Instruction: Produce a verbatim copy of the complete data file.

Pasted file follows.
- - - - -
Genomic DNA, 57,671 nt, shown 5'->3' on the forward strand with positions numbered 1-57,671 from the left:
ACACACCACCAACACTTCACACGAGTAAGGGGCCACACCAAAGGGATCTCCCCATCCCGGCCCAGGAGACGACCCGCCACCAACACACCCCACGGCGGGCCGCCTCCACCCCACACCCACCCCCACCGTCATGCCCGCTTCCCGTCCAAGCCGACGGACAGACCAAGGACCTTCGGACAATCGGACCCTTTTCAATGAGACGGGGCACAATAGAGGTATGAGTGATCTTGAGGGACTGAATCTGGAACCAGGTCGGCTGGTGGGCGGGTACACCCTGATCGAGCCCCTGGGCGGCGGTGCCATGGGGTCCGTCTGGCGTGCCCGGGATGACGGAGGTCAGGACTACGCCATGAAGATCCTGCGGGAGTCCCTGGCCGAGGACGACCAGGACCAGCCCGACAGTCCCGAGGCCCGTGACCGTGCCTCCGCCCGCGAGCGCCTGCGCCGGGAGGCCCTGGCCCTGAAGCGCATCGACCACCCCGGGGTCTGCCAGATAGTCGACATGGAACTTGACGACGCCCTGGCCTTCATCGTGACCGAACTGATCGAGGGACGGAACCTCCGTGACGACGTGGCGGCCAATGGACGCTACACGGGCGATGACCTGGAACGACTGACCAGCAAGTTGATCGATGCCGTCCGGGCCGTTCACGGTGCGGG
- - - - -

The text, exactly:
Genomic DNA, 57,671 nt, shown 5'->3' on the forward strand with positions numbered 1-57,671 from the left:
ACACACCACCAACACTTCACACGAGTAAGGGGCCACACCAAAGGGATCTCCCCATCCCGGCCCAGGAGACGACCCGCCACCAACACACCCCACGGCGGGCCGCCTCCACCCCACACCCACCCCCACCGTCATGCCCGCTTCCCGTCCAAGCCGACGGACAGACCAAGGACCTTCGGACAATCGGACCCTTTTCAATGAGACGGGGCACAATAGAGGTATGAGTGATCTTGAGGGACTGAATCTGGAACCAGGTCGGCTGGTGGGCGGGTACACCCTGATCGAGCCCCTGGGCGGCGGTGCCATGGGGTCCGTCTGGCGTGCCCGGGATGACGGAGGTCAGGACTACGCCATGAAGATCCTGCGGGAGTCCCTGGCCGAGGACGACCAGGACCAGCCCGACAGTCCCGAGGCCCGTGACCGTGCCTCCGCCCGCGAGCGCCTGCGCCGGGAGGCCCTGGCCCTGAAGCGCATCGACCACCCCGGGGTCTGCCAGATAGTCGACATGGAACTTGACGACGCCCTGGCCTTCATCGTGACCGAACTGATCGAGGGACGGAACCTCCGTGACGACGTGGCGGCCAATGGACGCTACACGGGCGATGACCTGGAACGACTGACCAGCAAGTTGATCGATGCCGTCCGGGCCGTTCACGGTGCGGG